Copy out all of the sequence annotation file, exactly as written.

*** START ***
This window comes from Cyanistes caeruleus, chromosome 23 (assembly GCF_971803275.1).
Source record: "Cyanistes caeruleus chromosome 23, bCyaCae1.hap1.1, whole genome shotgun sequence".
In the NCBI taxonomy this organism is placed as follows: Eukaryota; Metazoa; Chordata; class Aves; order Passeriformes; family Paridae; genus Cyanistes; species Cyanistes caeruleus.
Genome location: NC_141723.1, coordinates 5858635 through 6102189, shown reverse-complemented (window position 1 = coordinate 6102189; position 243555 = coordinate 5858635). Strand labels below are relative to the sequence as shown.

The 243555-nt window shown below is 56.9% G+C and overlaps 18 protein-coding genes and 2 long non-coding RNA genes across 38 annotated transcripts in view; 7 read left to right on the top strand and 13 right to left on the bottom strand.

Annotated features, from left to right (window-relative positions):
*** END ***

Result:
This window comes from Cyanistes caeruleus, chromosome 23 (assembly GCF_971803275.1).
Source record: "Cyanistes caeruleus chromosome 23, bCyaCae1.hap1.1, whole genome shotgun sequence".
In the NCBI taxonomy this organism is placed as follows: Eukaryota; Metazoa; Chordata; class Aves; order Passeriformes; family Paridae; genus Cyanistes; species Cyanistes caeruleus.
Genome location: NC_141723.1, coordinates 5858635 through 6102189, shown reverse-complemented (window position 1 = coordinate 6102189; position 243555 = coordinate 5858635). Strand labels below are relative to the sequence as shown.

The 243555-nt window shown below is 56.9% G+C and overlaps 18 protein-coding genes and 2 long non-coding RNA genes across 38 annotated transcripts in view; 7 read left to right on the top strand and 13 right to left on the bottom strand.

Annotated features, from left to right (window-relative positions):